Accelerating Medicines Partnership - Alzheimer's Disease (AMP-AD)
Accelerating Alzheimer's Research and Drug Development
Learn more about the AMP-AD program, a precompetitive partnership among government, industry, and nonprofit organizations that focuses on discovering novel, clinically relevant therapeutic targets and on developing biomarkers to help validate existing therapeutic targets.
- What is AMP?
- What is AMP-AD?
- Partners and Governance
- Biomarkers Project
- Target Discovery and Preclinical Validation Project
- AD Knowledge Portal
The Accelerating Medicines Partnership (AMP) is a bold venture among the National Institutes of Health (NIH), 12 biopharmaceutical and life sciences companies, and several nonprofit organizations to transform the current model for developing new diagnostics and treatments by jointly identifying and validating promising biological targets of disease. This precompetitive collaboration harnesses collective capabilities, scale, and resources across multiple sectors to improve therapeutic development efforts for complex, heterogeneous diseases.
AMP's goal is to understand such diseases more fully through research to identify and validate novel, clinically relevant therapeutic targets. As a result, it is expected to accelerate the process of bringing new medicines to patients.
AMP is an umbrella partnership with initial programs in three disease areas:
- Alzheimer’s disease
- Type 2 diabetes
- Autoimmune disorders of rheumatoid arthritis and systemic lupus erythematosus (lupus)
In January 2018, an additional AMP project on Parkinson's disease was launched with 9 partners.
This multi-sector partnership is managed by the Foundation for the NIH (FNIH). NIH and industry partners are sharing expertise and resources—over $300 million of combined funding support and in-kind contributions over 5 years—in an integrated governance structure that enables the best-informed scientific contributions from all participants. A critical component of the partnership is making AMP data publicly accessible for use by the broad research community.
Dementia, of which Alzheimer's disease is the most common form, is estimated to affect 36 million people worldwide. This number is expected to rise to 115 million by 2050 unless an effective therapeutic is developed. The financial toll of dementia is already staggering: In the U.S. alone, the costs of caring for people over age 70 with dementia were estimated to be as high as $215 billion in 2010.
Despite a substantial R&D investment for Alzheimer's disease and advances in our understanding of the disease pathogenesis, safe and effective treatments are still lacking. This reflects the need for a change in how the academic, biopharmaceutical, and government sectors that participate in Alzheimer’s disease research and therapy development generate, share, and use knowledge to propel development of critically needed therapies. It is becoming apparent that real progress in developing effective therapies will require transforming the Alzheimer’s research and drug development process into one that is participatory, collaborative, well-integrated, and iterative.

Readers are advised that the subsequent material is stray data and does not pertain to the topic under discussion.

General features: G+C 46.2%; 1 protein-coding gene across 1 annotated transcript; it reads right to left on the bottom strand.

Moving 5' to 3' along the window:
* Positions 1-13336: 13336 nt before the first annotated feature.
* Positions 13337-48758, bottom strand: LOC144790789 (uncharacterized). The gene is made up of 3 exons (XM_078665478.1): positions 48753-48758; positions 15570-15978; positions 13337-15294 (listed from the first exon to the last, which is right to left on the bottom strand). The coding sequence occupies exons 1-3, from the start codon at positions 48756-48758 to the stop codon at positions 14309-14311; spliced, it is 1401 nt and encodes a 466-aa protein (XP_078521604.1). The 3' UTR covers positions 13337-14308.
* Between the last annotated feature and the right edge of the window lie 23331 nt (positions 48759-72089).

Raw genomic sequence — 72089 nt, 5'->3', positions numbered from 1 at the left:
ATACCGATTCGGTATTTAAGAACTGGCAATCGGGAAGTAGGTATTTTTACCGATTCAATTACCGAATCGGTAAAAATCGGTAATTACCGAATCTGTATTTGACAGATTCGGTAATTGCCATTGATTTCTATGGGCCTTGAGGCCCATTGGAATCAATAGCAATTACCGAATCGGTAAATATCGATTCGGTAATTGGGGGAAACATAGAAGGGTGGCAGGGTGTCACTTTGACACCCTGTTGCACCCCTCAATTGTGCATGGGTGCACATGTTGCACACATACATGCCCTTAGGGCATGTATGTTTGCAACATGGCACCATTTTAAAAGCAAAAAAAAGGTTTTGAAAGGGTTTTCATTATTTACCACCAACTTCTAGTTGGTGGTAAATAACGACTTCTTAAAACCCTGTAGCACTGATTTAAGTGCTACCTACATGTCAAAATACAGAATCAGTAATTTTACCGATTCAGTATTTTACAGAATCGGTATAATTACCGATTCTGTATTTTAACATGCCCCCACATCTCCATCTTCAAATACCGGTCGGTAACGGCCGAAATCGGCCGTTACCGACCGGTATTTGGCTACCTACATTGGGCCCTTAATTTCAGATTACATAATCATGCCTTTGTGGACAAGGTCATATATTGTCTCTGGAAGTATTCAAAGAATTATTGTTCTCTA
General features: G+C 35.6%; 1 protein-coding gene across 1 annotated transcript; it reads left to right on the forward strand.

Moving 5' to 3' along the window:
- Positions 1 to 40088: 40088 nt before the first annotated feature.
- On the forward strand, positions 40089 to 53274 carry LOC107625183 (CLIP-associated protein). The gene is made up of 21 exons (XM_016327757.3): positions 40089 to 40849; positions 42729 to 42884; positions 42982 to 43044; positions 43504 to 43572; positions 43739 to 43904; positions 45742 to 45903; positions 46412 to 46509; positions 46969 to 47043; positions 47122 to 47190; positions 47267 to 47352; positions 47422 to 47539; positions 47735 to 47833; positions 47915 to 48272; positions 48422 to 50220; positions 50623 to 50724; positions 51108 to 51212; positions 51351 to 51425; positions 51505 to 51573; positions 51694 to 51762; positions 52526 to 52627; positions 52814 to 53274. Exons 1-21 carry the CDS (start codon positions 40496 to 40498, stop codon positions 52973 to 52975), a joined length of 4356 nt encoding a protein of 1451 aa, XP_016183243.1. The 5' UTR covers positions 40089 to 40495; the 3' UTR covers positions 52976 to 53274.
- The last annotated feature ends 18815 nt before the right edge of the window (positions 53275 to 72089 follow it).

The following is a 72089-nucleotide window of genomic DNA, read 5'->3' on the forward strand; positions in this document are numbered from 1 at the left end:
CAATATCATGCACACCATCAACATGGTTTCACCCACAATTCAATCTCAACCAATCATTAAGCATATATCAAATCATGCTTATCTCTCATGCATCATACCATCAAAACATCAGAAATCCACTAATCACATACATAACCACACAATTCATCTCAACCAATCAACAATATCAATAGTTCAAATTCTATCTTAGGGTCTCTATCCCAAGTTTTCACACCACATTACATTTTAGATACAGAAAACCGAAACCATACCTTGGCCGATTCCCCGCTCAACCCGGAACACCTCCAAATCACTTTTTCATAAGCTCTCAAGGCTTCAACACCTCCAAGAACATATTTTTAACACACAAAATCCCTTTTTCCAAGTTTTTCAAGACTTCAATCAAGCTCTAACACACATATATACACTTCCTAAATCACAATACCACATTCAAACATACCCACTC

The AMP-AD program is a precompetitive partnership among government, industry, and nonprofit organizations that focuses on discovering novel, clinically relevant therapeutic targets and on developing biomarkers to help validate existing therapeutic targets. This multisector partnership is managed by the Foundation for the NIH. The combined funding support for this 5-year endeavor is $185.2 million dollars.
AMP-AD budget: 5 years
*Does not include in-kind contributions of $40M
- Biomarkers Project—This project explores the utility of tau imaging and novel fluid biomarkers for tracking responsiveness to treatment and/or disease progression.
- Target Discovery and Preclinical Validation Project—This project seeks to shorten the time between discovery of potential drug targets to development of new drugs for Alzheimer’s treatment and prevention. The project integrates analysis of large-scale molecular data from human brain samples with network modeling approaches and experimental validation, and enables rapid, broad sharing of data and analytical tools.
- National Institute on Aging
- National Institute of Neurological Disorders and Stroke
- Food and Drug Administration (FDA)
- Foundation for the NIH (FNIH)
- Alzheimer’s Association
- Alzheimer’s Drug Discovery Foundation
- Geoffrey Beene Foundation
- Sage Bionetworks
The FNIH, managing partner for AMP-AD, is actively recruiting new industry and nonprofit partners. Inquiries about how your organization can join the partnership should be submitted to David Wholley, Director for Research Partnerships, at firstname.lastname@example.org.
AMP is a multi-sector partnership managed by the FNIH. NIH and industry partners share expertise and resources in an integrated governance structure that enables the best-informed contributions to science from all participants.
Each AMP disease area has a steering committee comprising representatives from the administering NIH Institute, the FDA, industry, and nonprofit foundations. The disease-specific steering committees are managed by the FNIH under the direction of the AMP Executive Committee, which includes leaders from NIH, FDA, participating industry partners, and patient advocacy organizations.
The AMP-AD Steering Committee convenes monthly to discuss project plans and review ongoing progress and milestones. NIA program staff members provide scientific and administrative direction and oversee the cooperative grants that constitute the Target Discovery and the Biomarkers AMP-AD consortia. The AMP-AD program has several working groups that bring together scientists from the academic and industry teams. Face-to-face meetings organized by NIA with support from the FNIH provide an additional venue for communication and coordination.
AMP-AD Governance Structure